Success in Diversity: Culture, Knowledge and Learning in Ethnically Diverse Classrooms

Conteh, Jean. 2000. Success in Diversity: Culture, Knowledge and Learning in Ethnically Diverse Classrooms. Doctoral thesis, Goldsmiths, University of London [Thesis]

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Abstract or Description

The thesis is a longitudinal, critical ethnographic study of interaction in ethnically diverse classrooms. It tracks the mainstream school experiences of a small group of successful bilingual learners from Year 3 to Year 6. It examines the structural and contextual factors which influence children’s success in learning. A model of concentric layers of interaction is proposed to illustrate the children's intersecting experiences in school, home and community. Analysis of chosen samples of teacher- teacher, teacher-child and child-child talk in classrooms using a critical discourse framework indicates the importance of talk for children's learning, and the need for models of language and learning to underpin pedagogies which reflect the complexities of the children's experience. A key element of the theoretical stance and methodology is the attempt to valorise the viewpoints of all participants in the classroom and other contexts. The use of semi-structured interviews and other forms of data collection elicited evidence of these from the children's teachers and their parents in home contexts. These are analysed using the same frameworks as those suggested above. The findings are positioned in the historical and political contexts from which they arise and to which they contribute. The contradictions and tensions inherent in the various contexts are thus revealed. The study reveals a very complex picture of interaction in ethnically diverse classrooms with children and teachers involved in mutual negotiation and culture-creating to construct curriculum knowledge, as well as what it means to be a pupil. The conclusions of the thesis argue for the urgent need to take such evidence into account when developing policy and curricula for primary children's learning and the education of teachers. It questions the adequacy of current centrally developed models to prepare both teachers and learners to become full participants in a genuinely diverse, multicultural society.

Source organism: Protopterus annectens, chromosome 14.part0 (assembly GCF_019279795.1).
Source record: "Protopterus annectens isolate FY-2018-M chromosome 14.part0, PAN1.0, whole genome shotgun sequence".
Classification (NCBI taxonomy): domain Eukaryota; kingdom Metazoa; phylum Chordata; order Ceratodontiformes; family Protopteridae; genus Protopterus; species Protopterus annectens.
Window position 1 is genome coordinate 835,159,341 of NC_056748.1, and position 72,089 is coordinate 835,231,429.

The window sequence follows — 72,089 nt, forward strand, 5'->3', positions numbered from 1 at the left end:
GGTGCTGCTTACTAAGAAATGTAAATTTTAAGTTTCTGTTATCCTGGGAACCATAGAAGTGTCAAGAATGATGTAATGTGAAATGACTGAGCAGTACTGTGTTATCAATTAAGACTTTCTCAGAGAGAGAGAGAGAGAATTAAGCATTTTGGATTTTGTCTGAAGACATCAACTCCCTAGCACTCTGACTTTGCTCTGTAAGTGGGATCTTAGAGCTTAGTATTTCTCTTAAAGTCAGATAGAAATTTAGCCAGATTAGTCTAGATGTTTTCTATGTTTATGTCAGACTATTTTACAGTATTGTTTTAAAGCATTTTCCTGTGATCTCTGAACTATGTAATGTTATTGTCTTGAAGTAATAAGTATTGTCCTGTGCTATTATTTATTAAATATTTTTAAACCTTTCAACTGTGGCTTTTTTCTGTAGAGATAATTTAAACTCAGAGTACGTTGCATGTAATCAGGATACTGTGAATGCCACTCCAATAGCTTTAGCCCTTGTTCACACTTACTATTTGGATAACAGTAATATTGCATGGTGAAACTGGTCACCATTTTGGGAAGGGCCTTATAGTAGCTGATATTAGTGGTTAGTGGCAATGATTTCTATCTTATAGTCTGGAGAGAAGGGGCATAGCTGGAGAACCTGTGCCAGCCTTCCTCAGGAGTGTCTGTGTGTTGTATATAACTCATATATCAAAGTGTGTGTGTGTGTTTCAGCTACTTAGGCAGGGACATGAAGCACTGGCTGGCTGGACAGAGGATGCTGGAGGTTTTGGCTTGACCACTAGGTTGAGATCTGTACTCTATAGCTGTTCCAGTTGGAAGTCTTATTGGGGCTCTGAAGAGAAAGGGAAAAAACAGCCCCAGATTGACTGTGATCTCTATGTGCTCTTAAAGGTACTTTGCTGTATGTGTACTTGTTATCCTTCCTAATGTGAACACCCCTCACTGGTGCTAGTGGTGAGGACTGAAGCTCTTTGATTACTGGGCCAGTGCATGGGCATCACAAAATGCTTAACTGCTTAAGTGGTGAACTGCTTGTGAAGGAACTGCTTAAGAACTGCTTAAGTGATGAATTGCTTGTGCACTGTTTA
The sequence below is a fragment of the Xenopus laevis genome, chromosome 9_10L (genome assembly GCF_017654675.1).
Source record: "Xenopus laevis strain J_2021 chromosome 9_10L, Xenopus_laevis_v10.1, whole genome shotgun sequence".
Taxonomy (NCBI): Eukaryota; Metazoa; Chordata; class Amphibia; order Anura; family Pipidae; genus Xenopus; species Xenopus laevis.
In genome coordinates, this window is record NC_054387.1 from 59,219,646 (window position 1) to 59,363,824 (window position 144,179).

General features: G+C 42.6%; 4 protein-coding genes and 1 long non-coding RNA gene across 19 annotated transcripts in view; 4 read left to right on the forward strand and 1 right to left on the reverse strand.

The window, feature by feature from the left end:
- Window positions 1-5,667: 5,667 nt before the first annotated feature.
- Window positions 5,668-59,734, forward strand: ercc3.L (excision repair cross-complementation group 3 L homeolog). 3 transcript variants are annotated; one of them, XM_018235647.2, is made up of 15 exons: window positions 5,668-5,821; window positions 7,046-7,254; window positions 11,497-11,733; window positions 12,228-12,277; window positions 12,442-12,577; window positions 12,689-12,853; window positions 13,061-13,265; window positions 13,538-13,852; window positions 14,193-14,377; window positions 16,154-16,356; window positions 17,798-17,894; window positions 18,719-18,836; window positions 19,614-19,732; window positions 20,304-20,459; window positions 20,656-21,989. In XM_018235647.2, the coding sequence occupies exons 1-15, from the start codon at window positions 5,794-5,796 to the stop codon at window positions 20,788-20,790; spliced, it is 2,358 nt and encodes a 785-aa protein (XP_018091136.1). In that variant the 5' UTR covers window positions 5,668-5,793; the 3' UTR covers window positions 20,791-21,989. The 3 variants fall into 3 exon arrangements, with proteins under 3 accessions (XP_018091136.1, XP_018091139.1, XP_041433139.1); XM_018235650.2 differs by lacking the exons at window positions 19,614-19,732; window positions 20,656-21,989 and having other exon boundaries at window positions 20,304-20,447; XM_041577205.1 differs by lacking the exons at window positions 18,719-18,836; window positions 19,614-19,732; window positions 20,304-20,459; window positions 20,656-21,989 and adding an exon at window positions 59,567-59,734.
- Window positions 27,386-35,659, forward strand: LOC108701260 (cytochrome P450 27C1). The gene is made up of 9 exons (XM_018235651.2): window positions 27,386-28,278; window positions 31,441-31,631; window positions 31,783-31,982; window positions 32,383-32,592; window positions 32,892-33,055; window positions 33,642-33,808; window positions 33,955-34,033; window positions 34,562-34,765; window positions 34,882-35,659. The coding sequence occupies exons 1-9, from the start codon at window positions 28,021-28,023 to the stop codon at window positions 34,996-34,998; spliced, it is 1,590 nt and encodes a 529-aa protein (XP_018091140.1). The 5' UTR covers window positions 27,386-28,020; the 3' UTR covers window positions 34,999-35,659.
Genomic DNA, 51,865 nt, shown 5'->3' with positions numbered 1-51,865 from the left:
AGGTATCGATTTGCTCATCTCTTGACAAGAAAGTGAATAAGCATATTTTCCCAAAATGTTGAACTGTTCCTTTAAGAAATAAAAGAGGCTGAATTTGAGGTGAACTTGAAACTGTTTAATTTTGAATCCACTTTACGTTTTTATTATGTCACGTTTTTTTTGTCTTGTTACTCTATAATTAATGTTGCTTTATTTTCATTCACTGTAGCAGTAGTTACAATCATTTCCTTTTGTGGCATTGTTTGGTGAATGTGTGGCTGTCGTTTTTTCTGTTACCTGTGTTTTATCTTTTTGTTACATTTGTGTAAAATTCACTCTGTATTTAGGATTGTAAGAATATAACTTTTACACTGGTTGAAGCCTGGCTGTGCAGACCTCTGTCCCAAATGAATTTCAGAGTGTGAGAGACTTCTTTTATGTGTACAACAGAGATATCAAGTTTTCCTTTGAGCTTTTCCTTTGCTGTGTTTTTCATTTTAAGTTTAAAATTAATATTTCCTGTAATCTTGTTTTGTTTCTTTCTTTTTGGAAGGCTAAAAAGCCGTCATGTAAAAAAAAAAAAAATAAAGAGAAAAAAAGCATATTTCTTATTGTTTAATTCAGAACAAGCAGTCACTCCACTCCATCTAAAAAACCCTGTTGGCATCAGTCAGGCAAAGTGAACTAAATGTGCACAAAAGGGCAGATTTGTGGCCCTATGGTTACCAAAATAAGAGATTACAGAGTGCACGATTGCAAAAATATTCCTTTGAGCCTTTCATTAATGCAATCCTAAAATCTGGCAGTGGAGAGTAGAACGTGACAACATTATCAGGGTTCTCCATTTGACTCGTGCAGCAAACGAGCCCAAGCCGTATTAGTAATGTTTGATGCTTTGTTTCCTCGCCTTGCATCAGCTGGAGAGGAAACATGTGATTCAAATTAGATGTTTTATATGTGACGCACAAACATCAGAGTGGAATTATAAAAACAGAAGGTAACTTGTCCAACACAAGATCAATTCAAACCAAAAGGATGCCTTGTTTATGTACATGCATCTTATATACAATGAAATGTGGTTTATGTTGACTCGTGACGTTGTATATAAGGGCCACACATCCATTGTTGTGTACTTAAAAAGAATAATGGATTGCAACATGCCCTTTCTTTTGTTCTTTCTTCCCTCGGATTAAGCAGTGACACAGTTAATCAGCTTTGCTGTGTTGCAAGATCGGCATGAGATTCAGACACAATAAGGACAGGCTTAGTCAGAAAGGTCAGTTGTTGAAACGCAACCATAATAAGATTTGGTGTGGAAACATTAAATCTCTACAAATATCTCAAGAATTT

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Thesis (Doctoral)

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Date Deposited:

15 Jul 2020 11:09

Last Modified:

12 Sep 2022 14:11


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